Nikki S. Lee

From Wikipedia, the free encyclopedia
Jump to navigation Jump to search
Nikki S. Lee
KoreAm March 2007 cover.jpg
On the March 2007 cover of KoreAm
Born 1970 (age 47–48)
South Korea
Nationality Korean
Known for Photography
Awards The Louis Comfort Tiffany Foundation Award
Korean name
Hangul 승희[1]
Revised Romanization Yi Seunghui
McCune–Reischauer Yi Sǔnghui

Nikki Seung-hee Lee (born 1970) is a Korean artist and filmmaker formerly based in New York City, now living and working in Seoul.

Education[edit]

After earning a Bachelor of Fine Arts at Chung-Ang University in South Korea in 1993, she moved to New York City in 1994 to attend the Fashion Institute of Technology. She earned her Master of Arts in photography at New York University in 1998.[2]

Work[edit]

Projects, 1997–2001[edit]

Lee's most noted work, Projects (1997–2001), begun while still in school, depicts her in snapshot photographs in which she poses with drag queens, punks, swing dancers, senior citizens, Latinos, hip-hop musicians and fans, skateboarders, lesbians, young urban professionals, and Korean schoolgirls. She immerses herself into each American subculture and created an identity that is an extension of herself. With a simple point-and-shoot camera, she asked the selected group or passerby to record her.[3] Lee conceives of her work as less about creating beautiful pictures, and more about investigating notions of identity and the uses of vernacular photography.[4] The project was one of her graduation requirements.[5]

With Projects, a series of photos that brought her to fame after exhibiting at art exhibitions and fairs in 1998, Lee transformed herself into a "mix" of clothing, makeup and makeup. hairstyles, dyeing salon, multicolor contact lenses, dance exercises ..., to penetrate completely different environments: tourists, girls, retirees, etc ... and posed poses with their new acquaintances.[6]

In 1999 Lee's first solo exhibition took place at Leslie Tonkonow Artworks + Projects, New York.

2002–present[edit]

A more recent series by Lee, entitled Parts (2002–2005) uses images of Lee posing in different settings with a male partner, cropped to make it impossible to directly see who she is with,[7][8] leaving only a trace, such as an arm or a foot. This picture sets the focus completely on Lee, which suggests that her identity also changes after each emotional relationship. Lee said "When I first met, everyone said, 'Oh, you are different from what I think.'

In her most recent project, an hour-long film, Lee takes full advantage of that embarrassment. In 2006 Lee released the film, A.K.A. Nikki S. Lee. The project, described as a "conceptual documentary," alternates segments presenting Lee as two distinct personalities, a reserved academic and an outgoing socialite. It had its premiere at the Museum of Modern Art in New York, October 5–7, 2006.[9] The film appears to be a true Nikki documentary, a young woman who is serious about making a second documentary about herself. Nikki No. 2, an impulsive personality, flaunts in the photo. But as Lee explained in an interview: "Nikki number one should be Nikki, and Nikki number two should be fake. But both are Nikki fake."[10]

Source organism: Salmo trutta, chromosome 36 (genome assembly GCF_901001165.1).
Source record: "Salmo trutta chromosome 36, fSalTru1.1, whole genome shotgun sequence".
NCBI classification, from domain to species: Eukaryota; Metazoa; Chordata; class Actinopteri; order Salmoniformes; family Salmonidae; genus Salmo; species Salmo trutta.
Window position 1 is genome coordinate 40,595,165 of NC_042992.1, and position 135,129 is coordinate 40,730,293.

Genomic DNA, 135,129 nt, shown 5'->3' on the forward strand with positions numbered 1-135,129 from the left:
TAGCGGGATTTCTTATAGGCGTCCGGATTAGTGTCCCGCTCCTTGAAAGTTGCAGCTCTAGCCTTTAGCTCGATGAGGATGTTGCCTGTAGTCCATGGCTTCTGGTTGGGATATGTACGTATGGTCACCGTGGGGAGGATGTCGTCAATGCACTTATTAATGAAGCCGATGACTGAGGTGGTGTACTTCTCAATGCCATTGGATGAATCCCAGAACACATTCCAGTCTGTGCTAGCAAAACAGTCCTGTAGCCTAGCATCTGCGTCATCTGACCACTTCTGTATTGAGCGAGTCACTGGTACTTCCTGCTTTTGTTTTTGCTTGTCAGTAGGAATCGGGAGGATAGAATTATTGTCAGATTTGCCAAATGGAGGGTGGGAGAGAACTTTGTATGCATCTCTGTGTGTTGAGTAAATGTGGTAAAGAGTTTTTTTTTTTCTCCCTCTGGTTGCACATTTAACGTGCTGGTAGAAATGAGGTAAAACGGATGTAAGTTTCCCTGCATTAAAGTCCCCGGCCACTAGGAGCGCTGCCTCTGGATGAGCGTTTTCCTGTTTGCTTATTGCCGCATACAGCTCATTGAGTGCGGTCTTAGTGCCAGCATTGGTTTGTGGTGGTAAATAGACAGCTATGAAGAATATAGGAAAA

Lee has had solo exhibitions of her work at international institutions including the Institute of Contemporary Art, Boston, the Yerba Buena Center for the Arts in San Francisco, the Museum of Contemporary Photography[11] in Chicago, the Cleveland Museum of Art and the Kemper Museum of Contemporary Art, Kansas City.[citation needed] Her works are in the collections of museums, including the Hirshhorn Museum and Sculpture Garden, Washington, D.C.; the San Francisco Museum of Modern Art; the Milwaukee Art Museum; the Los Angeles County Museum of Art; the Fukuoka Asian Art Museum in Fukuoka, Japan; and the Solomon R. Guggenheim Museum, New York.[citation needed]

References[edit]

  1. ^ Yi Nam-hui (July 2011), "뉴욕이 주목한 아티스트 니키 리 [Noted New York artist Nikki Lee]", The Dong-A Ilbo (622), pp. 310–315, retrieved 2011-09-29 
  2. ^ Amanda Allison (2009), ""Identity in Flux": Exploring the Work of Nikki S. Lee", Art Education (62), pp. 25–31 
  3. ^ "Nikki S. Lee". National Museum of Women in the Arts. Retrieved 23 April 2014. 
  4. ^ Smith, Cherise (2011). Enacting Others : Politics of Identity in Eleanor Antin, Nikki S. Lee, Adrian Piper, and Anna Deavere Smith. Durham, NC: Duke University Press. p. 205. 
  5. ^ Lee, Phil (January 2008), ""Indefinite "Nikkis" in a World of Hyperreality: An Interview with Nikki S. Lee."", Chicago Art Journal, 18: 76–93 
  6. ^ "Nikki S. Lee's "Projects"—And the Ongoing Circulation of Blackface, Brownface in "Art"". contemptorary.org. Retrieved 2018-05-11. 
  7. ^ Miller, J. Macneill (September 2007), "The Impersonal Album: Chronicling Life in the Digital Age.", Afterimage, 35 (2): 9–12 
  8. ^ "Fluid Identities: The "Parts" and "Projects" of Nikki Lee". Broad Strokes: The National Museum of Women in the Arts' Blog. 1 November 2013. Retrieved 2018-05-11. 
  9. ^ Lee, Phil (January 2008), ""Indefinite "Nikkis" in a World of Hyperreality: An Interview with Nikki S. Lee."", Chicago Art Journal, 18: 76–93 
  10. ^ University of Michigan (19 August 2009), Nikki S. Lee - Parts and Projects – via YouTube 
  11. ^ Rosenfeld, Catherine (December 2001), "Nikki S. Lee: The Museum of Contemporary Photography, Columbia College, Chicago", New Art Examiner, 29 (2): 91–92 
  • "Nikki S. Lee". International Center of Photography. 2 March 2016. Retrieved 2018-05-11. 

External links[edit]